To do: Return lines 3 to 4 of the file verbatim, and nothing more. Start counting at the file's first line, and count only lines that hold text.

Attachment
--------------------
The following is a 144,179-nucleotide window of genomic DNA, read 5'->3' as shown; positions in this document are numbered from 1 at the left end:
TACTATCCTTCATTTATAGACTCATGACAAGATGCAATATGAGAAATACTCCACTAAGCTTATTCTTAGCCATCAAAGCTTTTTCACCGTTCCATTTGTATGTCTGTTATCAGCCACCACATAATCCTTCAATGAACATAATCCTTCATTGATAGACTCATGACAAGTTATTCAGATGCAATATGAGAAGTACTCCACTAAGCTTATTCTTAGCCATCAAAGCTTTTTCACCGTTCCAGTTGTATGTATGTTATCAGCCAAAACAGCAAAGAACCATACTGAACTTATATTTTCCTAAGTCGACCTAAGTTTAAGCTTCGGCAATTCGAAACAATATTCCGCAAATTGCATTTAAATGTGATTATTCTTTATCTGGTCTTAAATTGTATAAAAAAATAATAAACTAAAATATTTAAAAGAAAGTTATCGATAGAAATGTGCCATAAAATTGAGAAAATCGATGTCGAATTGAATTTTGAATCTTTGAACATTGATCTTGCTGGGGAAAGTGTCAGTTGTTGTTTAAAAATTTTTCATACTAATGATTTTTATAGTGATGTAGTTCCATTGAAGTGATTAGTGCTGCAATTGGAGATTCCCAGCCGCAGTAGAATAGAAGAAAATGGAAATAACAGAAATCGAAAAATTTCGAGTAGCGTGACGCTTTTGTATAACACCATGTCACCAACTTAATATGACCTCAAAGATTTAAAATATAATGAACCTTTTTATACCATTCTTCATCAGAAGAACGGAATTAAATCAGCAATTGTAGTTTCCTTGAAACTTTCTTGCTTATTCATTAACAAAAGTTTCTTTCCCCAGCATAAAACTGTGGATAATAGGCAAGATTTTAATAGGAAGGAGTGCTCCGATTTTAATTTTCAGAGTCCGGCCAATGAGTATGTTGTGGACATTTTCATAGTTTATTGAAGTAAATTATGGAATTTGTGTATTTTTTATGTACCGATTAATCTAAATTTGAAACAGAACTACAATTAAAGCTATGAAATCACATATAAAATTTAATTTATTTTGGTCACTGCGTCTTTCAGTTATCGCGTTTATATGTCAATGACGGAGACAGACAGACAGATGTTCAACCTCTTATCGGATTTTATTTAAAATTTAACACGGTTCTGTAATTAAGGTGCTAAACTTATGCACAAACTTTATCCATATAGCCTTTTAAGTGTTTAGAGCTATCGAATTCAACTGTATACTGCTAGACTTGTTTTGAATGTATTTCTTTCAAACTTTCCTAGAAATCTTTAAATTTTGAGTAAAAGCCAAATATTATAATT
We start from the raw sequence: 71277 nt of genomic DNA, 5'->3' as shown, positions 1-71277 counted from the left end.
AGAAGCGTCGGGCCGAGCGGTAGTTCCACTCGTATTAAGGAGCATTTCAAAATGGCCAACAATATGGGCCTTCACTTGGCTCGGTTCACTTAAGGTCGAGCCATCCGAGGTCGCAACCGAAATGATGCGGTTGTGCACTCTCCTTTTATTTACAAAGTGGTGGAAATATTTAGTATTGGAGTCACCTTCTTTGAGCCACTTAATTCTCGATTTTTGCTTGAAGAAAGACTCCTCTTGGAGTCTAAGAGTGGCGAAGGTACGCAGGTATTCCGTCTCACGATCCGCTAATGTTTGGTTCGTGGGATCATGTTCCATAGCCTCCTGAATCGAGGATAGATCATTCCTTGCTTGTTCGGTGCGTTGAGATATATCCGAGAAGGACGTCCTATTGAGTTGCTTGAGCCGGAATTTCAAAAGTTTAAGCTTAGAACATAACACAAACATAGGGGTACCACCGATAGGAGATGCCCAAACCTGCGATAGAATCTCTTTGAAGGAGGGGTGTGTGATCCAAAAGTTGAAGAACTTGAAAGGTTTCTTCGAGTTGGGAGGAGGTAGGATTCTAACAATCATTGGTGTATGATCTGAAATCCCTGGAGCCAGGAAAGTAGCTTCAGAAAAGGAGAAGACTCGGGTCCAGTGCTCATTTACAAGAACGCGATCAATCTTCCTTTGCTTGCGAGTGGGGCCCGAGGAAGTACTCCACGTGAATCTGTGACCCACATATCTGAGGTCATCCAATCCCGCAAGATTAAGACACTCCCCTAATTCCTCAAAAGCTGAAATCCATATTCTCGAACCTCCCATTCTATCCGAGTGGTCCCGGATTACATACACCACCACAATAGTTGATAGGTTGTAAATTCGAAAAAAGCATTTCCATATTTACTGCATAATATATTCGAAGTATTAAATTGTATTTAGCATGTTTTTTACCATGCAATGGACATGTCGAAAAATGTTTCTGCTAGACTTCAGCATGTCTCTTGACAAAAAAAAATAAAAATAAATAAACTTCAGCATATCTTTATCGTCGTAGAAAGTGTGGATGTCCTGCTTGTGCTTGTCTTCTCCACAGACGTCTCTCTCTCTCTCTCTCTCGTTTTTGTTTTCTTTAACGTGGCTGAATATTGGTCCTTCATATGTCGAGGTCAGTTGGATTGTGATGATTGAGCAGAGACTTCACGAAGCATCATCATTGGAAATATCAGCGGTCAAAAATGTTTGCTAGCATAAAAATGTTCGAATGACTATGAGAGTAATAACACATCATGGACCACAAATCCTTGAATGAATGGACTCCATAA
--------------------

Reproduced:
We start from the raw sequence: 71277 nt of genomic DNA, 5'->3' as shown, positions 1-71277 counted from the left end.
AGAAGCGTCGGGCCGAGCGGTAGTTCCACTCGTATTAAGGAGCATTTCAAAATGGCCAACAATATGGGCCTTCACTTGGCTCGGTTCACTTAAGGTCGAGCCATCCGAGGTCGCAACCGAAATGATGCGGTTGTGCACTCTCCTTTTATTTACAAAGTGGTGGAAATATTTAGTATTGGAGTCACCTTCTTTGAGCCACTTAATTCTCGATTTTTGCTTGAAGAAAGACTCCTCTTGGAGTCTAAGAGTGGCGAAGGTACGCAGGTATTCCGTCTCACGATCCGCTAATGTTTGGTTCGTGGGATCATGTTCCATAGCCTCCTGAATCGAGGATAGATCATTCCTTGCTTGTTCGGTGCGTTGAGATATATCCGAGAAGGACGTCCTATTGAGTTGCTTGAGCCGGAATTTCAAAAGTTTAAGCTTAGAACATAACACAAACATAGGGGTACCACCGATAGGAGATGCCCAAACCTGCGATAGAATCTCTTTGAAGGAGGGGTGTGTGATCCAAAAGTTGAAGAACTTGAAAGGTTTCTTCGAGTTGGGAGGAGGTAGGATTCTAACAATCATTGGTGTATGATCTGAAATCCCTGGAGCCAGGAAAGTAGCTTCAGAAAAGGAGAAGACTCGGGTCCAGTGCTCATTTACAAGAACGCGATCAATCTTCCTTTGCTTGCGAGTGGGGCCCGAGGAAGTACTCCACGTGAATCTGTGACCCACATATCTGAGGTCATCCAATCCCGCAAGATTAAGACACTCCCCTAATTCCTCAAAAGCTGAAATCCATATTCTCGAACCTCCCATTCTATCCGAGTGGTCCCGGATTACATACACCACCACAATAGTTGATAGGTTGTAAATTCGAAAAAAGCATTTCCATATTTACTGCATAATATATTCGAAGTATTAAATTGTATTTAGCATGTTTTTTACCATGCAATGGACATGTCGAAAAATGTTTCTGCTAGACTTCAGCATGTCTCTTGACAAAAAAAAATAAAAATAAATAAACTTCAGCATATCTTTATCGTCGTAGAAAGTGTGGATGTCCTGCTTGTGCTTGTCTTCTCCACAGACGTCTCTCTCTCTCTCTCTCTCGTTTTTGTTTTCTTTAACGTGGCTGAATATTGGTCCTTCATATGTCGAGGTCAGTTGGATTGTGATGATTGAGCAGAGACTTCACGAAGCATCATCATTGGAAATATCAGCGGTCAAAAATGTTTGCTAGCATAAAAATGTTCGAATGACTATGAGAGTAATAACACATCATGGACCACAAATCCTTGAATGAATGGACTCCATAA